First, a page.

Planned Breitbart bureaus in Berlin and Paris will bring the brand's nativist conspiracy-mongering to continental politics, stoking the forces determined to tear Europe apart. Because of her (since-abandoned) open-door policy to Syrian refugees, German Chancellor Angela Merkel is a bete noire for Bannon and his European allies, the symbol of everything they hate about so-called globalism. On the campaign trail, there was no world leader whom Trump attacked more often or vituperatively than Merkel. Asked whom he trusts more, Merkel or Russian President Vladimir Putin, Trump responded, "I start off trusting both," thus equating one of the world's most admired and pro-American leaders with a ruthless ex-KGB officer who invades his neighbors and kills his enemies.
Europeans, then, must face the prospect of an American president using his bully pulpit to work over the heads of their elected governments in collusion with anti-establishment political factions resolutely opposed to the European project. Simultaneously, they must contend with Trump's proposed strategic rapprochement with Moscow: an external threat potentially even more dangerous to Europe than nationalism.
Trump has indicated that he might lift sanctions placed on Russia for its aggression against Ukraine and recognize Moscow's annexation of the Crimean peninsula. Either of these moves would undermine the fundamental tenet of Europe's postwar political settlement — that nations may no longer use force to change borders.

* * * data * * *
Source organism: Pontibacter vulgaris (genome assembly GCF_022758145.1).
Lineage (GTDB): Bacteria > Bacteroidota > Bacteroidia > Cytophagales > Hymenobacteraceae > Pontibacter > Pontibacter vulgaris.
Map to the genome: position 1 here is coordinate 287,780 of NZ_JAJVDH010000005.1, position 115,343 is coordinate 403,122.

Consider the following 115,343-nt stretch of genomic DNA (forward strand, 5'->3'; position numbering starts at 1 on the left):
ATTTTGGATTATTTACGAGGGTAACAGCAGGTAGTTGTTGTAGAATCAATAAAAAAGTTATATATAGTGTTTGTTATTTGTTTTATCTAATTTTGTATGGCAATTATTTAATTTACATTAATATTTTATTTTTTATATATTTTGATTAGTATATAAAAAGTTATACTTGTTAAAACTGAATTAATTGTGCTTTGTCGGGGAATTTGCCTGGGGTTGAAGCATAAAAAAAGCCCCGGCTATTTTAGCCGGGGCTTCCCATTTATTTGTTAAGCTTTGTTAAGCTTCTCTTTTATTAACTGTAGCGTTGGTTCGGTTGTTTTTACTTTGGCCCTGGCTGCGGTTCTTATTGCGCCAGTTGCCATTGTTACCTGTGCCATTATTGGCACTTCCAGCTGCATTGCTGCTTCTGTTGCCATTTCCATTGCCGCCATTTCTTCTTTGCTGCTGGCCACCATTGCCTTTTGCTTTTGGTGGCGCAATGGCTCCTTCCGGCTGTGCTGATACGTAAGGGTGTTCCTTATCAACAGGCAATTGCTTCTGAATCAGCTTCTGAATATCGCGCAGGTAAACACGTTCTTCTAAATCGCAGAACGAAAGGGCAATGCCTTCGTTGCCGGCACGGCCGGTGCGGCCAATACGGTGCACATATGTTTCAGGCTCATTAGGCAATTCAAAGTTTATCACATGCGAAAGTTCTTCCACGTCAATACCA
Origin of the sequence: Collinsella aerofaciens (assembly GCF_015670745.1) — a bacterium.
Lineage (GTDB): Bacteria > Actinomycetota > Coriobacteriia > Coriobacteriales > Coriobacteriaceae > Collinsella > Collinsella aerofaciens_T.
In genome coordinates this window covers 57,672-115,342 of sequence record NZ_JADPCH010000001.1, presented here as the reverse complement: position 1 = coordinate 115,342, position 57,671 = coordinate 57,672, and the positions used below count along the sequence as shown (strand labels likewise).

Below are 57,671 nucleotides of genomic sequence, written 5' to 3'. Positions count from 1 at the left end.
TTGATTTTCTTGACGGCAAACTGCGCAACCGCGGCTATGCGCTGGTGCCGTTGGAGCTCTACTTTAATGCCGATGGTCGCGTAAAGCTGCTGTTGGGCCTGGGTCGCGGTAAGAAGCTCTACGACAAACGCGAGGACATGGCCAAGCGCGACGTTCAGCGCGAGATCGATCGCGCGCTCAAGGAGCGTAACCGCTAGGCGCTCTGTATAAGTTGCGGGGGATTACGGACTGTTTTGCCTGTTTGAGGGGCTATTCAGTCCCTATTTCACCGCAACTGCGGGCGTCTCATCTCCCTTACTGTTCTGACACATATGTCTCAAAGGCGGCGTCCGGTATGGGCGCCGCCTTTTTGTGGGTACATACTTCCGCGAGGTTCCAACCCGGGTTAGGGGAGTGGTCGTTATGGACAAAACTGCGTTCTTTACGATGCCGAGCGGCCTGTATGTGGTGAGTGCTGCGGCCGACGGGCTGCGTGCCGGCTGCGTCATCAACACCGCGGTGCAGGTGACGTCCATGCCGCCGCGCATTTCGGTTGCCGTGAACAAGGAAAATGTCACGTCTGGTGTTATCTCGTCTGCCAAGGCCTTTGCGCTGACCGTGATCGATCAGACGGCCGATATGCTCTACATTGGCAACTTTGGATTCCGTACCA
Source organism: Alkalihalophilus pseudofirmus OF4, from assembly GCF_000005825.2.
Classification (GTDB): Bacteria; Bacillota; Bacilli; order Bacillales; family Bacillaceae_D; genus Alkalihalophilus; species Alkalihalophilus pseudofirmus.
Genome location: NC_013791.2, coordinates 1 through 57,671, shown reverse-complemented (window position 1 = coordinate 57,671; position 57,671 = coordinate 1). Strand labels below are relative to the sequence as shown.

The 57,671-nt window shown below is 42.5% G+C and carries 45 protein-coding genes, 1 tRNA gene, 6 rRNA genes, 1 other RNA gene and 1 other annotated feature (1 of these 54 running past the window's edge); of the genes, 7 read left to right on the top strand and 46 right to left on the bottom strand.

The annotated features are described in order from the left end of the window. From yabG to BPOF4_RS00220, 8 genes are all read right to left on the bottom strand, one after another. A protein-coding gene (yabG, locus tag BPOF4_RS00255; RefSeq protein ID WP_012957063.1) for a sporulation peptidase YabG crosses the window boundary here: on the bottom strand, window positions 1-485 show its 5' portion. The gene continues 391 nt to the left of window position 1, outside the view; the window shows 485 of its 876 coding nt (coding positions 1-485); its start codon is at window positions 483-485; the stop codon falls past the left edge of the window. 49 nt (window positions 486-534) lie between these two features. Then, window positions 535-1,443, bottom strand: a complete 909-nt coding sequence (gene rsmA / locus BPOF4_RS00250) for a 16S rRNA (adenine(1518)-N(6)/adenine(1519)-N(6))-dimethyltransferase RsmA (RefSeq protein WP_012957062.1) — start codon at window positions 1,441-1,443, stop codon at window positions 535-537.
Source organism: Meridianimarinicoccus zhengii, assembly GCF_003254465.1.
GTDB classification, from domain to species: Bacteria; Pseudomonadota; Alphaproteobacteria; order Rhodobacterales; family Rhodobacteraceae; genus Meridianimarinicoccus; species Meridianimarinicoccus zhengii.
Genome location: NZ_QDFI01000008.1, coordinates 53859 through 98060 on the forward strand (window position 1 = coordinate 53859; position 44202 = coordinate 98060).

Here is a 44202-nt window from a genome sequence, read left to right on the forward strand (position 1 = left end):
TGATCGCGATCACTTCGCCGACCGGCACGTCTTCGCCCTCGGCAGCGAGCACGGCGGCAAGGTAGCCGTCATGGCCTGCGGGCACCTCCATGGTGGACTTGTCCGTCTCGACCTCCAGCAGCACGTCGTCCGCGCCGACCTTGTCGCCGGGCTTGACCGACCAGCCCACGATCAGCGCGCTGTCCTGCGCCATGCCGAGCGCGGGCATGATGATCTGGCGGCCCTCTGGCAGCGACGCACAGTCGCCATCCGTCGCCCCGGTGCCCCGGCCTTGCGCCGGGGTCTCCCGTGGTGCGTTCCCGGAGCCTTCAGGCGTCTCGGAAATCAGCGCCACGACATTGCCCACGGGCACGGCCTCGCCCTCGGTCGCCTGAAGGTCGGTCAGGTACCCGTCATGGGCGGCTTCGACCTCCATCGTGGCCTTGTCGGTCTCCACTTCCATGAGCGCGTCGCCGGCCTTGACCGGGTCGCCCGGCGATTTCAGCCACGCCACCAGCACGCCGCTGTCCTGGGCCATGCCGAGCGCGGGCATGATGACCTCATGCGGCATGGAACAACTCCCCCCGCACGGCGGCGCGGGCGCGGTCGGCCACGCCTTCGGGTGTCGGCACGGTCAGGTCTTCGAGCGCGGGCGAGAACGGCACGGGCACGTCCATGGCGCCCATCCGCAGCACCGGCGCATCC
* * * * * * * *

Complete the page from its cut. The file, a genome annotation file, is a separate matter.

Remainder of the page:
What's more, the new president has repeatedly expressed reservations about NATO Article 5, which mandates that an attack on one member is an attack on all. Notwithstanding Trump's promises to rebuild the military, deterrence ultimately depends upon credibility; that is, an adversary's belief that one will indeed defend allies and uphold treaty guarantees. By sowing doubts, Trump — intentionally or not — givesPutin a green light, increasing the possibility of conflict.
To Europe's detriment, it seems Trump and Putin have similar, zero-sum outlooks. Trump's inaugural pledge to put "America First," combined with his dismissal of alliances built upon liberal democratic values — like the EU and NATO — neatly correlates with Putin's preferred world order: Every country for itself. Trump and Putin are already simpatico in their support for anti-EU firebrands; traditionally pro-American Europeans will now find themselves politically stranded, stuck in a vise-like grip between a militarily aggressive Moscow and an indifferent Washington.
The peace and prosperity Europeans take for granted is not the normal state of things; American commitment to Europe has been the precondition for its stability. Were Washington to reject its traditional role as guarantor of the continent's security, it could have a disastrous effect on European political dynamics, reigniting disputes and perhaps even armed conflicts between countries where such tensions have long been unthinkable.
James Kirchick is author of "The End of Europe: Dictators, Demagogues and the Coming Dark Age."